Work on the bungalow is in progress, however, it is going more slowly than we’d like. Last fall, after working on the wiring & fuse box, we did get the electric turned back on. It has helped tremendously to have lights so we can actually see what we’re doing, especially since we still have several windows covered with plywood. Ron has identified the switches, sockets and fixtures that will need to be replaced. That will be a lot of work all by itself.
The bungalow that shares the property with Toad Hall.
For about a week, Ron has been working on getting the gas & water turned back on. The gas won’t be too important until this fall when they need heat. The gas company came out and they turned on the gas. They checked for leaks and it passed! We will be waiting until closer to fall to check out the furnaces, there are two. We know the outside central air unit has disappeared so we will need to work on that fairly soon. We’re hopeful that there won’t be too much to do except replace the outside unit.
The water, however, is being more tricky. We knew that the house was not winterized when the previous owner left. We also knew that the sinks, toilets, etc. need to be replaced because it’s evident that there are broken pipes - everywhere.
Ron spent several days replacing the main water shut off valve just in case there were issues when the water company resumed water service. That turned out to be a very good decision. After the water was turned on, they opened the valve to see what would happen. There was a veritable waterfall from the dining room ceiling. The original plaster & lath ceiling is still somewhat intact, however, an acoustic ceiling has been added below it. This made it even more difficult to try to find the source of the water. Not to mention that sopping up the water from the hardwood floors just adds to the time it takes to get things fixed.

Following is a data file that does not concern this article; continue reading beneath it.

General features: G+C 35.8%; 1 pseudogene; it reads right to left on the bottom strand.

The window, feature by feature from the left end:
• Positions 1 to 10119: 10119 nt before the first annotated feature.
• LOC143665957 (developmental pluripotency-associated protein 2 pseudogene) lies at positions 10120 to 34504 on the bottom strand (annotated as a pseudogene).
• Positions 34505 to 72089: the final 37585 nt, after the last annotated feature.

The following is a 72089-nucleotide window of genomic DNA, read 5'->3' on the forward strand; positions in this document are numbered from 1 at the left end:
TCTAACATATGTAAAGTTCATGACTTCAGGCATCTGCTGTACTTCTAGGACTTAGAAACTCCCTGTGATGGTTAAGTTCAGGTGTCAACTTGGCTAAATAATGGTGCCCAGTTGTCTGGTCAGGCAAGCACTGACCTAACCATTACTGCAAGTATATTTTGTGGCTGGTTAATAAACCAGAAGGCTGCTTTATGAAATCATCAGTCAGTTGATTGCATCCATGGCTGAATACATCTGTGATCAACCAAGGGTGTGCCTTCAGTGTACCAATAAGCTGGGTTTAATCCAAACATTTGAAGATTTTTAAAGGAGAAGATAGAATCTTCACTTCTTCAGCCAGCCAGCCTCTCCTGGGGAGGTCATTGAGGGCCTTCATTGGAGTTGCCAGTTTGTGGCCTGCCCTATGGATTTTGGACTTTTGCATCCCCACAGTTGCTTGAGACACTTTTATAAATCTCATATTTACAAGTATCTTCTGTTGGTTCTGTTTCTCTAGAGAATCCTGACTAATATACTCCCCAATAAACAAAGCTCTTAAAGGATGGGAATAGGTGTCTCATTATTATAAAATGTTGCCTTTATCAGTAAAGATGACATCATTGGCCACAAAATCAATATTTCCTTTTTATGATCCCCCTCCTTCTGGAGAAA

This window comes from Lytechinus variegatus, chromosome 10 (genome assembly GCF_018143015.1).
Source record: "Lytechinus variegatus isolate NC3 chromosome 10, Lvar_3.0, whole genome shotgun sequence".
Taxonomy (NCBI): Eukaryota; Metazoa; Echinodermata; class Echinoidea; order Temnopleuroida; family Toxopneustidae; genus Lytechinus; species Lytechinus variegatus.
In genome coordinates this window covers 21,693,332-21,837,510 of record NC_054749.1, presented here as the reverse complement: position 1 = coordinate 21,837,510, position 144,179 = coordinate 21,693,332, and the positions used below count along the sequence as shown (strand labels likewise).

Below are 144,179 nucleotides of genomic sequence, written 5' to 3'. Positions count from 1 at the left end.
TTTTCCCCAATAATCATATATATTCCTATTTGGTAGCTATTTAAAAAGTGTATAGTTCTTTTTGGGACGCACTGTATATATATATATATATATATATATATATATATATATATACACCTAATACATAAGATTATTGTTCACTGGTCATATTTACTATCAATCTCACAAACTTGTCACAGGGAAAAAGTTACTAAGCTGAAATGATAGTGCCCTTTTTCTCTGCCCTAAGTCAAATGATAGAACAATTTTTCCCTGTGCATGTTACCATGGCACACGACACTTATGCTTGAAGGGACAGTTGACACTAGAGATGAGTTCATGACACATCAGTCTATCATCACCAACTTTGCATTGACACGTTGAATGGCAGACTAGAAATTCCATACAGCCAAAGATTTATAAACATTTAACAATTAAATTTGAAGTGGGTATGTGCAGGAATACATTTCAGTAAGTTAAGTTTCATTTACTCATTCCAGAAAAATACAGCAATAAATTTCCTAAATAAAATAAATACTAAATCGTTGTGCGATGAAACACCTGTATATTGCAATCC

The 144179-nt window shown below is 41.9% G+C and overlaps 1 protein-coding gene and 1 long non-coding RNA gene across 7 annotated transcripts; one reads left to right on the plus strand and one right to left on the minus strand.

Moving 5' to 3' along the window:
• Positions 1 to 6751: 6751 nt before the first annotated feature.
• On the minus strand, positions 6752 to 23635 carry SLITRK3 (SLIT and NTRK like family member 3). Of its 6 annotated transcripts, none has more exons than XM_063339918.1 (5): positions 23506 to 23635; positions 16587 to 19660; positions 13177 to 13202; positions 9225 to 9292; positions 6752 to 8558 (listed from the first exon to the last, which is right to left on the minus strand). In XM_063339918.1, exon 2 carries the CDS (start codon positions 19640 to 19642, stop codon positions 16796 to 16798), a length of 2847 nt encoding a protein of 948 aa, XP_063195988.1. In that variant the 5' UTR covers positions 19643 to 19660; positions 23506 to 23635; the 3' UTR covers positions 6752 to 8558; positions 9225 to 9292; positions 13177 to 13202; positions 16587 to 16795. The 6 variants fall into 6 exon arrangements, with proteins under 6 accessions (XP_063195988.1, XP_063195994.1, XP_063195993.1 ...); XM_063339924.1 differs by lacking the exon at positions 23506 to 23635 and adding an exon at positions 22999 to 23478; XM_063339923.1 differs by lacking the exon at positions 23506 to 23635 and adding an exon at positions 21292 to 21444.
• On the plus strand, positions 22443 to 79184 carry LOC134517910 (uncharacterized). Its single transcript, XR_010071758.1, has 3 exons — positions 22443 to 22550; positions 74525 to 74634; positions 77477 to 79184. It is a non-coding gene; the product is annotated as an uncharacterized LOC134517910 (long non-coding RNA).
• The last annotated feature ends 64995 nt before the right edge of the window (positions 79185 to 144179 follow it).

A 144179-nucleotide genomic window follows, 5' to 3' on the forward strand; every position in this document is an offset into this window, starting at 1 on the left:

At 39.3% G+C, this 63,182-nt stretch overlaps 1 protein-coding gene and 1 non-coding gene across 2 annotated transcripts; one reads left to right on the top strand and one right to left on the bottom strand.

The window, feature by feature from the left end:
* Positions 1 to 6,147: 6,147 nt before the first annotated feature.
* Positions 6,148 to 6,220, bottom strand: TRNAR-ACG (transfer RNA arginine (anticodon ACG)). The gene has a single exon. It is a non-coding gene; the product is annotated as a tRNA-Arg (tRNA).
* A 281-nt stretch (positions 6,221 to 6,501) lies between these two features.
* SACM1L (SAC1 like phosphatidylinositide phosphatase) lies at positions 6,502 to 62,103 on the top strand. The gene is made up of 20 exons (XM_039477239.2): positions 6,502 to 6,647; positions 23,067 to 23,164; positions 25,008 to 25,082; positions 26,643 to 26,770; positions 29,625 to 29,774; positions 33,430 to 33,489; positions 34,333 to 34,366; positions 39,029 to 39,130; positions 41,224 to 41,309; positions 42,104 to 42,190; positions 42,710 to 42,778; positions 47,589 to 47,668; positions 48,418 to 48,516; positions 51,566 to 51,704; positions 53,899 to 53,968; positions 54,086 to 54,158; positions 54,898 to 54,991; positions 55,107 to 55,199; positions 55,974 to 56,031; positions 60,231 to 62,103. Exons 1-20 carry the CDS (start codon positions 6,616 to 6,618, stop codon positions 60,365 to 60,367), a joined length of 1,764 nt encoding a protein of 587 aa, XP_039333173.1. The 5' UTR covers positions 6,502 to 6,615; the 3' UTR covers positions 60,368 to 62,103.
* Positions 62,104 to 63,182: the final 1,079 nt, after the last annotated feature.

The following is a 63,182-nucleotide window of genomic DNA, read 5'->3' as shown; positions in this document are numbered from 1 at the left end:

Dining room ceiling with the acoustic tiles, some plaster & lath removed.
Ron removed the acoustic tiles and tried to identify where the water was coming from. He had to remove part of the plaster & lath but he found what he thought was the source of the leak in the space between the upstairs bedroom floor & the dining room ceiling. He spent several hours fixing the hole in the pipe and then turned the water main back on. Unfortunately, there was another leak and then another.
The white plastic patch on the water pipe over the dining room.
The largest was in the wall behind the upstairs tub. It required cutting through the wall in the bathroom cabinet to get to the pipes.
The white patch (on the left) in the closet behind the upstairs bathtub.
So for now, we have water to the valves in the kitchen for the sink – with no leaking. We have water to the upstairs bathroom valves, however, there is still some dripping that will need to be addressed. But the main floor bathroom, that is our primary focus, still has at least 1 large leak.
While writing this blog, I realized that, although we’ve mentioned the bungalow, we haven’t really written much about it. Over the next several weeks, we’ll write some more about it (with lots of pictures) and give you some historical information on it. While it’s nothing like the history of Toad Hall, it has had quite an interesting history of its own.